Saturday, March 31, 2018

Women's History Month 2018: Zabel Yesayan

In 1915, the Ottoman Young Turk government rounded up Armenian intellectuals. Some were deported, some escaped, some were relocated, some were killed, some were sent to detention centers. The list of people rounded up included leaders, scholars, journalists, physicians, clergy and teachers. Only one woman was named among then: Zabel Yesayan.

Zabel was born in Constantinople in 1878. In 1895*, she moved to Paris to study at the Sorbonne. While there, she made two major life decisions: to be a writer and to marry Dickran Yesayan. During her time in Paris, she also wrote her first novel, The Waiting Room.

In 1902*, Zabel returned to Turkey. She balked at the only acceptable role for literary women, teaching, and chose instead to work as a writer. This was not considered an acceptable role for women at this time, but she did it anyway. She wrote for women's publications and continued to pen essays and novels. She also caused quite a stir by publishing Phoney Geniuses, which took a satirical look at the Armenian writing community.

Zabel achieved prominence in the Armenian community in Turkey. She fought for women's education and rights. Many Armenian leaders found her too forward-thinking and disagreed with her radical ideas. It's unclear if the Turkish government read Zabel's work or just know of her influence in the community, but she was one of the intellectuals targeted in that first raid on April 24, 1915. She escaped capture by going into hiding in the city before sneaking out of the country under a false name. After escaping, she traveled throughout that region documenting the events of the Armenian Genocide and taking testimonies from survivors. She served as a spokesperson for the plight of her people and wrote about it extensively.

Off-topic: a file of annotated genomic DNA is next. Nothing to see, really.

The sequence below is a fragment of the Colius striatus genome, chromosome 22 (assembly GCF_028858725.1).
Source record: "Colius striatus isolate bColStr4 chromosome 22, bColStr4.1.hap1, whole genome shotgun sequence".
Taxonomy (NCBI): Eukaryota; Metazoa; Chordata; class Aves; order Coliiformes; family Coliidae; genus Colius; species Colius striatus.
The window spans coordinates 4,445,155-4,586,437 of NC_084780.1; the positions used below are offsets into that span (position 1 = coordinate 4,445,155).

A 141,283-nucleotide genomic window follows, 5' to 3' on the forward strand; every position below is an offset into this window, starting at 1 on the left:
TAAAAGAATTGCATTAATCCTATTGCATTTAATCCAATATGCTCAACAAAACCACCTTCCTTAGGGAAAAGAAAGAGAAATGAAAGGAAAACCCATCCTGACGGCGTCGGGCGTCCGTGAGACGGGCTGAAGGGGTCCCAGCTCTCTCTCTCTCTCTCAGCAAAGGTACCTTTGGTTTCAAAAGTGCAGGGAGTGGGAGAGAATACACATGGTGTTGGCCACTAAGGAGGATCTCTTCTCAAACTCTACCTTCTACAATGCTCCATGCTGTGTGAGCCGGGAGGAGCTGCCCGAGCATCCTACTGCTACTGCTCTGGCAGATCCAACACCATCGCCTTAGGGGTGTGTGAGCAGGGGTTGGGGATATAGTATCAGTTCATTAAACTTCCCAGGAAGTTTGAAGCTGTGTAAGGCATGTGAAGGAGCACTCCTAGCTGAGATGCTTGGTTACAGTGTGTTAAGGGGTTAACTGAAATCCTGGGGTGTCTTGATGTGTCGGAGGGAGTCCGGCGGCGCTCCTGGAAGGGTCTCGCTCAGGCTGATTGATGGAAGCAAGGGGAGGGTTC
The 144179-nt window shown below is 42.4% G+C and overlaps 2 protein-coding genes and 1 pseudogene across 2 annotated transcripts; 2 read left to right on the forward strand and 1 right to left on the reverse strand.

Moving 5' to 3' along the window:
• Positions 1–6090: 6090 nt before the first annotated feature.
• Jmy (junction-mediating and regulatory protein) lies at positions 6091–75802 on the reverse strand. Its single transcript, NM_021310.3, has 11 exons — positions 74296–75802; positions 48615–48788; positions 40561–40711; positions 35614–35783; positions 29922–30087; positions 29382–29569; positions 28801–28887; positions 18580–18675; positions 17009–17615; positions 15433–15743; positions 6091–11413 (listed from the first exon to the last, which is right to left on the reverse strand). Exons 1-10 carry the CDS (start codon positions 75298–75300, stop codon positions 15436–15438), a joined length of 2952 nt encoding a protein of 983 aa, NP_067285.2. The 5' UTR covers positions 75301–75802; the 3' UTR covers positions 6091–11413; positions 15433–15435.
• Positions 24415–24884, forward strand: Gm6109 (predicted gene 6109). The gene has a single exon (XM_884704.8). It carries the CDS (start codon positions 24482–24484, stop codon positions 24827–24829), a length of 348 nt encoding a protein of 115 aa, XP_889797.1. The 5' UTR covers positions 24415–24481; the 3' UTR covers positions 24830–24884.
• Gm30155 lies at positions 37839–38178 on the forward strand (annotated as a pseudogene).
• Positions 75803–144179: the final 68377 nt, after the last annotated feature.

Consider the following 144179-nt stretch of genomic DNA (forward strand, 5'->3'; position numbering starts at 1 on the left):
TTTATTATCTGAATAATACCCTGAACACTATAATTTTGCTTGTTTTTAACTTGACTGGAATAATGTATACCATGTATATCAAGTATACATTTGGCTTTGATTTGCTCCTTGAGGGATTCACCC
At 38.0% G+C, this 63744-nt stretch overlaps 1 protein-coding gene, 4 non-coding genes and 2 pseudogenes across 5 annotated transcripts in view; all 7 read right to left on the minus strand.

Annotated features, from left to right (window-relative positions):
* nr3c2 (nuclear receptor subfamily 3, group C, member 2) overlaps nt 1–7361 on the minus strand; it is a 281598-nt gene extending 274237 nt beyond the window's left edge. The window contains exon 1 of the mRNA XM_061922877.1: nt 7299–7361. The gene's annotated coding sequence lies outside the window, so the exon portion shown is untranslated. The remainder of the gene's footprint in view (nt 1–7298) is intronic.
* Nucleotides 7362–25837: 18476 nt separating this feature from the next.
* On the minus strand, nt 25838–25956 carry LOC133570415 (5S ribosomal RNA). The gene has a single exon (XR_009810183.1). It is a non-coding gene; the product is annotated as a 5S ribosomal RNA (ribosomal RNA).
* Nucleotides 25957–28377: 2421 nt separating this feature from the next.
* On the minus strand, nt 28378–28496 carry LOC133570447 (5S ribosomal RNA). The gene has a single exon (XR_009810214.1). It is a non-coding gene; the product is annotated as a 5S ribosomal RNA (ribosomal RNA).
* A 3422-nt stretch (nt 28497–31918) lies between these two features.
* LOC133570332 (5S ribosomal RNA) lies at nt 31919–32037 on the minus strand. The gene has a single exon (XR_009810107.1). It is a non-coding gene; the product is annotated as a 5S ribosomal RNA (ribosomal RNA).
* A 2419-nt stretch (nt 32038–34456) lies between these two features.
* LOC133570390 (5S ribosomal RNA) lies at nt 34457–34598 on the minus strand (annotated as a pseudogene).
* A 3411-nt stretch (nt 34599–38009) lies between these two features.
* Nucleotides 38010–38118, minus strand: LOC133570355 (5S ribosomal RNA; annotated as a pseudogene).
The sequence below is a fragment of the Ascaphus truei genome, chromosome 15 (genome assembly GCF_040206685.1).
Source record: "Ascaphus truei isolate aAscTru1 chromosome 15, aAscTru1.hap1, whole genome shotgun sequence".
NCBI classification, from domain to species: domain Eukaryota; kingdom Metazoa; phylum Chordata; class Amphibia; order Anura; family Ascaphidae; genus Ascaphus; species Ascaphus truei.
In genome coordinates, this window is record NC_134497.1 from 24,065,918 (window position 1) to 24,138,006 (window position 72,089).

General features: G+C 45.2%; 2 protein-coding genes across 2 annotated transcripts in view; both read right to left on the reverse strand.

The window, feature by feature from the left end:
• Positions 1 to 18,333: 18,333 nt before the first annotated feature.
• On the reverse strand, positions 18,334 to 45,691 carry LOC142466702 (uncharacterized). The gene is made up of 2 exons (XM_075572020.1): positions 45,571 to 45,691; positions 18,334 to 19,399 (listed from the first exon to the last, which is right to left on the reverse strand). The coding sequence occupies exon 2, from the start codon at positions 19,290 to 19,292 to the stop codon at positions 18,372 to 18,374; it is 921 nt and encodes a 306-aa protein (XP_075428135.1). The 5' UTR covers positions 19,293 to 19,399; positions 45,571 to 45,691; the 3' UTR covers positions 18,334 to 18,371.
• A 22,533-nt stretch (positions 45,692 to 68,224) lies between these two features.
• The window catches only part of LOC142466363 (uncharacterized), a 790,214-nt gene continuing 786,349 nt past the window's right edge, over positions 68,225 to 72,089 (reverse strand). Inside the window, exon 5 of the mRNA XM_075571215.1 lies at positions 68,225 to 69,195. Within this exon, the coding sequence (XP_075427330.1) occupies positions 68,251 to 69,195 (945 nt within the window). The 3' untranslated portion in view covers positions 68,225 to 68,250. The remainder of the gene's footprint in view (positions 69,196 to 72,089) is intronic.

After her husband died in 1922, Zabel settled with her daughters in Paris and continued to write. By 1933, she had decided to relocate to Soviet Armenia, which was the newly formed state for the Armenian people. She continued to write and became a lecturer at the Yerevan State University. Her outspoken nature, once again, landed Zabel at odds with the men in charge. Stalin's officers hounded her for her radical opinions and political views. In the late 1930s, she was arrested as a public enemy. Her official death records state she died in 1937, but her daughter has uncovered evidence that she lived much longer than that in various prisons. According to secondhand reports, it's possible that Zabel drowned in 1943 in Siberia.

Though Zabel's life was marked by tragedy and difficulty, she continued her life's work of writing. She wrote both nonficion and fiction, not hesitating to tell fictional stories packed with just as much truth as her journalist reports of what was going on in her world. She advocated for women's rights and Armenian rights to such an extent she found herself challenging Armenian leadership, Turkish leadership and Soviet leadership. She lived boldly, and never let threat of arrest or harm stop her from writing the truth.

Recently, Zabel has seen a revival. Several organizations have sought to translate and republish her work. A documentary was even made about her a few years ago. A new generation will have the work of Zabel Yesayen to learn about the Genocide, the writing and art of Amernians and the perseverance of an amazing woman.

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*Dates differ across sources

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